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Adv Exp Med Biol. 2012;970:573-601. doi: 10.1007/978-3-7091-0932-8_25.

Synaptic dysfunction in Alzheimer's disease.

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Department of Pharmacological Sciences and Centre of Excellence on Neurodegenerative Diseases, University of Milan, Via Balzaretti 9, 20133 Milan, Italy.


Generation of amyloid peptide (Aβ) is at the beginning of a cascade that leads to Alzheimer's disease (AD). Amyloid precursor protein (APP), as well as β- and γ-secretases, is the principal player involved in Aβ production, while α-secretase cleavage on APP prevents Aβ deposition. Recent studies suggested that soluble assembly states of Aβ peptides can cause cognitive problems by disrupting synaptic function in the absence of significant neurodegeneration. Therefore, current research investigates the relative importance of these various soluble Aβ assemblies in causing synaptic dysfunction and cognitive deficits. Several Aβ oligomers targets and cellular mechanisms responsible of Aβ-induced synaptic failure have been identified. The first and most important mechanism impugns a toxic gain of function for Aβ which results due to self-association and attainment of new structures capable of novel interactions that lead to impaired plasticity. Other scenarios predicate that Aβ has a normal physiological role. On the one hand, insufficient Aβ could lead to a loss of normal function, whereas excess Aβ may precipitate dysfunction. How this occurs and which the main target/s is/are for the synaptic action of Aβ remains to be fully understood and would certainly represent one of the main challenges to future AD research.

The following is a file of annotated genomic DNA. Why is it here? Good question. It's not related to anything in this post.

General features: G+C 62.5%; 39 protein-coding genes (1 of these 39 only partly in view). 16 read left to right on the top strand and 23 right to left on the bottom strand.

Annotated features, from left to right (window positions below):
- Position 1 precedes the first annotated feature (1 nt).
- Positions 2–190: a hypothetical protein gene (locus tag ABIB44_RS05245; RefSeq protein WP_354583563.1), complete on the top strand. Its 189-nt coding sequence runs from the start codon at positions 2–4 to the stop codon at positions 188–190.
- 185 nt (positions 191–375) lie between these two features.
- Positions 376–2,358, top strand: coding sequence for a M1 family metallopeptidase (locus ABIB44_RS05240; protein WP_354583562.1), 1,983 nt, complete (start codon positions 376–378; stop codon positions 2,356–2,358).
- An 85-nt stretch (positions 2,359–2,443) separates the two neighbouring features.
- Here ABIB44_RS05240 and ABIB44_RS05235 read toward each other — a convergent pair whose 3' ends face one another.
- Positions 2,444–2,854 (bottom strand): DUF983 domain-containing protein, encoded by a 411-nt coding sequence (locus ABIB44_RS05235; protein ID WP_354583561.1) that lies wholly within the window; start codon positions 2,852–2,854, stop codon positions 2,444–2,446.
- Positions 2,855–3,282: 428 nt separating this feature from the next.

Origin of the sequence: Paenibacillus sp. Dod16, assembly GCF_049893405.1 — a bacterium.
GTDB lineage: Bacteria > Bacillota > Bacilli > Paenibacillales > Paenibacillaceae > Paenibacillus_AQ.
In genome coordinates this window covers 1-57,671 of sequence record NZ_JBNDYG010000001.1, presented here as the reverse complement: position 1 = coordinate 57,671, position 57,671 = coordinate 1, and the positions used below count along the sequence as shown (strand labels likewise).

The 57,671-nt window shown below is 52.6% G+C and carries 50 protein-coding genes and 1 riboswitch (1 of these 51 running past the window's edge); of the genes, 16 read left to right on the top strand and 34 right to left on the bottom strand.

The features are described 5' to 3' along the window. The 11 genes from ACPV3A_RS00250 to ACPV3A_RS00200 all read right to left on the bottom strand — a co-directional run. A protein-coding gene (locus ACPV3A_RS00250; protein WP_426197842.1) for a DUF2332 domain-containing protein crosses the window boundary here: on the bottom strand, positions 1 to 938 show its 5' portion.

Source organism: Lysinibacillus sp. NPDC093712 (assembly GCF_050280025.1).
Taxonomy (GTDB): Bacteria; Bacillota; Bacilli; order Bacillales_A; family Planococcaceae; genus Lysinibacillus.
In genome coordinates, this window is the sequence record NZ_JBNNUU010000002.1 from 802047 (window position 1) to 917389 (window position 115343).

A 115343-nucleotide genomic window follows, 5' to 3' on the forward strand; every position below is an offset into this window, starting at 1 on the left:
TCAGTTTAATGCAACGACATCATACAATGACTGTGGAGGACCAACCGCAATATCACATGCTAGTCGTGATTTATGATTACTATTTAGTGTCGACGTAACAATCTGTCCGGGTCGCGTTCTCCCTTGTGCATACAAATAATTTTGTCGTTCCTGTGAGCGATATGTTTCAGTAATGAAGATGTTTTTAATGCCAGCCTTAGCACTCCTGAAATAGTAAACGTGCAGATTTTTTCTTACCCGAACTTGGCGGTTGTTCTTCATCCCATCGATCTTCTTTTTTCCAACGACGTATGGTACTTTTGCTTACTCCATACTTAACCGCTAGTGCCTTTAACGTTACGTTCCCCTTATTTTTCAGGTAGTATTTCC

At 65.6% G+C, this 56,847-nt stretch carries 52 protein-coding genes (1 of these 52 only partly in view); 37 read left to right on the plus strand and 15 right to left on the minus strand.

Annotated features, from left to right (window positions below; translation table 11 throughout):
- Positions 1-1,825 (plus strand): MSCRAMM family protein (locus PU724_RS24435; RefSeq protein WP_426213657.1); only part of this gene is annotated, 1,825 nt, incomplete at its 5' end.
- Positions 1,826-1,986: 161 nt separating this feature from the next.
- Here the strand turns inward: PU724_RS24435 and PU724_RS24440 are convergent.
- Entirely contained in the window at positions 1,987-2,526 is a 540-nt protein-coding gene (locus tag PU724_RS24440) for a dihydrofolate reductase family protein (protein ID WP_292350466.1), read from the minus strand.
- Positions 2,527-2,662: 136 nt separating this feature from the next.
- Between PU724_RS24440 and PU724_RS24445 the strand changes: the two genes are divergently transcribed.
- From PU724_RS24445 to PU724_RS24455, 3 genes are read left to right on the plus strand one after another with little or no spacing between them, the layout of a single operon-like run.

[Indexed for MEDLINE]

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